Turkish President Recep Tayyip Erdogan’s brinkmanship has paid off for Ankara. In a last-minute deal on Tuesday before the NATO summit, Finland and Sweden committed to addressing Turkey’s concerns on terrorism and arms sales, and Turkey lifted its objections to the duo’s NATO membership bids. The agreement is a positive turn of events for all three countries, as well as for NATO.
“Turkey got what it wanted,” extolled pro-government headlines in Turkey. This was not an unwarranted victory lap, given the concessions Ankara was able to extract from Helsinki and Stockholm. And although Finns and Swedes have lingering resentment about Erdogan’s not-so-gentle push to get his way, the truth is that the ordeal ended well for all. Any lack of agreement would have seriously overshadowed the NATO summit, further burdened Turkey’s image as a NATO ally, and left Finland and Sweden in a dangerously vulnerable state of flux for an extended period. Russia is the only country that would have benefited from a continued stalemate.
No matter which way you look at it, Erdogan succeeded in dragging Finland and Sweden to the negotiating table on his own terms. Among other commitments, Finland and Sweden agreed to deny support to the YPG/PYD, the Syrian branch of the Kurdistan Workers’ Party (PKK) — which is a designated terrorist organization in Turkey, the EU, the U.K. and the United States — as well as the Fethullah Terror Organization (FETO), which Turkey blames for the failed 2016 coup attempt. Although Finland and Sweden did not agree to refer to these actors as terrorist organizations, their commitments were still a groundbreaking achievement for Turkey—something unprecedented in an international document. The two countries referenced the YPG/PYD and FETO in the same paragraph as they affirmed their rejection of all forms of terrorism, which was enough of a link to satisfy Ankara’s concerns. Turkish officials will point to this template in the future while trying to dissuade other allies, most notably the United States, from continuing their engagement with the YPG in northern Syria, as well as in their efforts to curb FETO activities in third countries.
A carefully crafted memorandum that is open to interpretation gave each of the three countries involved what they needed and paved the way for a breakthrough. The drawback, however, is that some of the document’s compromise wordings are already leading to diverging narratives. In contrast to Turkish claims, Finland and Sweden are playing down the nature of their commitments and presenting them as nothing more than a natural continuation of their existing international responsibilities or of their national policies and legislation.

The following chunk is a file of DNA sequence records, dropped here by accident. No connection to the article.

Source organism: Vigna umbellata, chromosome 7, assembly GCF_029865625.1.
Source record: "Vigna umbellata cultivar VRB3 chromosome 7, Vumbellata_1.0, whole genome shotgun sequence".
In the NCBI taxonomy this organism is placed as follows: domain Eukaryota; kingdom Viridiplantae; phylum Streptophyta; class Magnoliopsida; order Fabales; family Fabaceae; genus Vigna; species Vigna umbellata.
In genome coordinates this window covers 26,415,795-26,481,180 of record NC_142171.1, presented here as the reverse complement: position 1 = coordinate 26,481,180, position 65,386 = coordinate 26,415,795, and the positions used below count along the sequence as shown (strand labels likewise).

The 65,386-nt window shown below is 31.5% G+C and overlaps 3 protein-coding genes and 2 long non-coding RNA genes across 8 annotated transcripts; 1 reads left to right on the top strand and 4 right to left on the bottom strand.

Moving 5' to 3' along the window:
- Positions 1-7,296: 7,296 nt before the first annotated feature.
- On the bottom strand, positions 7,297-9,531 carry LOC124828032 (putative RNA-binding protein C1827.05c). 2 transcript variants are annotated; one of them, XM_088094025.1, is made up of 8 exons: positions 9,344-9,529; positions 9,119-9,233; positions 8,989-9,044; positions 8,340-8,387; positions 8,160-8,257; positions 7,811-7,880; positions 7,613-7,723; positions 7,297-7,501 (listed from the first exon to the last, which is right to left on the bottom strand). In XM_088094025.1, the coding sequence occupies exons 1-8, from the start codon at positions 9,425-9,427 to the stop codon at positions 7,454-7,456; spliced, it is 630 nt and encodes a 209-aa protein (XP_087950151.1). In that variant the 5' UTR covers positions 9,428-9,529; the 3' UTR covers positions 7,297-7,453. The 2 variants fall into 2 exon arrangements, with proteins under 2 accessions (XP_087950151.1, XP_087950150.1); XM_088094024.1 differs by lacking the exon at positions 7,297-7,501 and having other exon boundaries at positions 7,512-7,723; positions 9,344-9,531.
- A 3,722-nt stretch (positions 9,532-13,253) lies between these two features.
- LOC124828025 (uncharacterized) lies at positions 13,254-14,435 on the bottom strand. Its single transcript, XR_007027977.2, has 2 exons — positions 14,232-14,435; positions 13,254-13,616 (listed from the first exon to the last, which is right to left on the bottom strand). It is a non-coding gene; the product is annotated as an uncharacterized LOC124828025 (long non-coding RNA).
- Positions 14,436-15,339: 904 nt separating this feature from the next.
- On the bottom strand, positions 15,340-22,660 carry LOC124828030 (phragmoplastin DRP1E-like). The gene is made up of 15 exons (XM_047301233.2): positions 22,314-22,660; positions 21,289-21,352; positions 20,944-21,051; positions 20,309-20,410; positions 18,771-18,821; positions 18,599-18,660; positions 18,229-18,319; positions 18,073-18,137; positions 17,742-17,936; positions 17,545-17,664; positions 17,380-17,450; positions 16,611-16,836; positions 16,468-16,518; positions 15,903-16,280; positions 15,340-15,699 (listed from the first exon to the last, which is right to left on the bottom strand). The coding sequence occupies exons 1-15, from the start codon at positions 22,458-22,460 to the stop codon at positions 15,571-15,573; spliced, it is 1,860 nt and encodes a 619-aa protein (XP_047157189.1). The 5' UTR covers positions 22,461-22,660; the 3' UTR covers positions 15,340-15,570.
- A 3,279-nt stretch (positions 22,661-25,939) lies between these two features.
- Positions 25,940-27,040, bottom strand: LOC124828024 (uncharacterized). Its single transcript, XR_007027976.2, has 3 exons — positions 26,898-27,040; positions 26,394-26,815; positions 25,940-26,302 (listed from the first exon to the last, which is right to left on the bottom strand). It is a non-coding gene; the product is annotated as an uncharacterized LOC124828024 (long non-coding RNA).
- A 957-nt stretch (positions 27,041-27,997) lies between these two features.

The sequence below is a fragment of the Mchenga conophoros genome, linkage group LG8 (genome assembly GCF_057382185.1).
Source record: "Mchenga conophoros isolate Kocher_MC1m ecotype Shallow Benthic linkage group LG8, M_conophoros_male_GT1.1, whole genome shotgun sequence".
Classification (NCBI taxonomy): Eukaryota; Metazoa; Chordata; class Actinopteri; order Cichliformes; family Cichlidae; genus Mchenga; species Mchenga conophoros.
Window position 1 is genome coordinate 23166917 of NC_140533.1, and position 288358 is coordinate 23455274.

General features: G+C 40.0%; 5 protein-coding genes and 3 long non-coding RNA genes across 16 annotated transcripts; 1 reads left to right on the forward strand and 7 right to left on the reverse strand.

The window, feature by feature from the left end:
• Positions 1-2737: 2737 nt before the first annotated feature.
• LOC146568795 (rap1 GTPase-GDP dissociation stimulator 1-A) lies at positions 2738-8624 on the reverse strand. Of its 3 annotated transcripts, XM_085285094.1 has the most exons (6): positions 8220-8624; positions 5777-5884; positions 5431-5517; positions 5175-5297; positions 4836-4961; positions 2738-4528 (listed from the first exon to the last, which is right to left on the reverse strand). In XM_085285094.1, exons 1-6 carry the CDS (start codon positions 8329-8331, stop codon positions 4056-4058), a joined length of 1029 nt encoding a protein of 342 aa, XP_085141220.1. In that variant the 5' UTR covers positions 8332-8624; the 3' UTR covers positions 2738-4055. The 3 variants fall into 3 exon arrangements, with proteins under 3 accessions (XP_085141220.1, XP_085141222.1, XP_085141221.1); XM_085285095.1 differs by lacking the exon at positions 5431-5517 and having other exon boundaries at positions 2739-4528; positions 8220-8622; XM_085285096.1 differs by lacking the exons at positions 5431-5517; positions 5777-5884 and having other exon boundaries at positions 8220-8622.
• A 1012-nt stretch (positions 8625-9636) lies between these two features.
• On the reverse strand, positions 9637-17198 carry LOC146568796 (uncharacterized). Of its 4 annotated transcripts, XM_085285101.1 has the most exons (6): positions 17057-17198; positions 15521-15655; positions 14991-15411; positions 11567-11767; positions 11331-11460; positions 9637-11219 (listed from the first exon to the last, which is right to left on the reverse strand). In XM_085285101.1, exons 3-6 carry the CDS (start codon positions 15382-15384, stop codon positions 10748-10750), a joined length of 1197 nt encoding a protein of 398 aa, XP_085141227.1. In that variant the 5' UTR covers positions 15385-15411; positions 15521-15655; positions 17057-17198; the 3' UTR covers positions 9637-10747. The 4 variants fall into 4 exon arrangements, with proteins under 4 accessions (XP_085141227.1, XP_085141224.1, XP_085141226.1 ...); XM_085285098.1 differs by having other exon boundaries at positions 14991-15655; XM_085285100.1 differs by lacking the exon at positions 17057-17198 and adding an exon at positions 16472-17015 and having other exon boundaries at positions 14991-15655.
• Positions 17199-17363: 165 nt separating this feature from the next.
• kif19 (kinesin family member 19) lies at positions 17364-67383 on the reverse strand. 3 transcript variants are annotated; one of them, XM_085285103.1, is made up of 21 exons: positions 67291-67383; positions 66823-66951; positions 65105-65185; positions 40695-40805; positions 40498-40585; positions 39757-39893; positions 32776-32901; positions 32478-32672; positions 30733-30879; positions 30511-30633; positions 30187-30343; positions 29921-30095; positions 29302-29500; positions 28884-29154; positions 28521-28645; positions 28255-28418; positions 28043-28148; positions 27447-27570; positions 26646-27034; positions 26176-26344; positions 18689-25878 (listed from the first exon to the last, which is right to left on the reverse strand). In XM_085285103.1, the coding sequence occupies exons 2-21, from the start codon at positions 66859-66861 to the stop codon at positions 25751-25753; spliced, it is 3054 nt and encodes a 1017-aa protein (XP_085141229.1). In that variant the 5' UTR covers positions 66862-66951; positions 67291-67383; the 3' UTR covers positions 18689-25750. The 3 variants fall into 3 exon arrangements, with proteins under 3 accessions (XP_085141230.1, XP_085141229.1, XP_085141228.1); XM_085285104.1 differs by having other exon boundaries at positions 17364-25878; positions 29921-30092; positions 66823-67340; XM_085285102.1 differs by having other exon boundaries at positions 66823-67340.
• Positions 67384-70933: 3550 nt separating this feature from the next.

Such discrepancies in interpretation are not unusual after complex negotiations with compromise solutions. But they also imply that expectations between the parties differ and that problems in implementation could arise in the future. This is the soft spot of the deal that was struck in Madrid. Moving forward, Turkey, Finland and Sweden must be responsible and act in good faith toward one another, and temptations will need to be tamed.
For example, Erdogan must not succumb to the allure of showcasing his success for domestic political gains in a manner that would be distasteful for Finland and Sweden and make it politically prohibitive for them to deliver on commitments. Finland and Sweden, on the other hand, should set aside any sense of resentment, turn the page on this difficult experience, and engage with Turkey in earnest while fulfilling their commitments — something Ankara will be watching with a critical eye pending its ratification of the two candidate countries’ NATO accession protocols. A mechanism in the memorandum that is designed as a platform for continuous dialogue among the three countries’ relevant security agencies and to oversee implementation of the agreement will likely be useful in this regard.
Erdogan’s mission in Madrid was mostly accomplished even before the NATO summit began. The missing element was completed when he met with U.S. President Joe Biden, who went so far as to praise Erdogan for lifting his objections to NATO expansion. This came amid signs that the Biden administration was supportive of Turkey’s desire to purchase F-16 fighter jets, raising hopes that it might be possible to break the ice between Turkey and the United States after all.
Erdogan and his team left Madrid with a strong sense of achievement. But the results have not come without cost. Finland and Sweden will not easily forget this difficult experience that came at a critical point in their recent histories, and it will likely erode their support for Turkey’s European vocation. As a country that often complains about the lack of empathy it receives, Turkey should accord Finland and Sweden the same understanding and do its best to mend the damaged relationships with these two prospective NATO allies. If Helsinki and Stockholm are able to understand the deep frustration Ankara has felt with its allies and others in its fight against terrorism, it might be possible to hasten the healing process.
While NATO recalibrates its role in a new era of geopolitical competition, including by strengthening its deterrence and defense posture, rebuilding trust should be at the top of the agenda for Turkey, Finland and Sweden.
This commentary was originally published by the Carnegie Endowment for International Peace.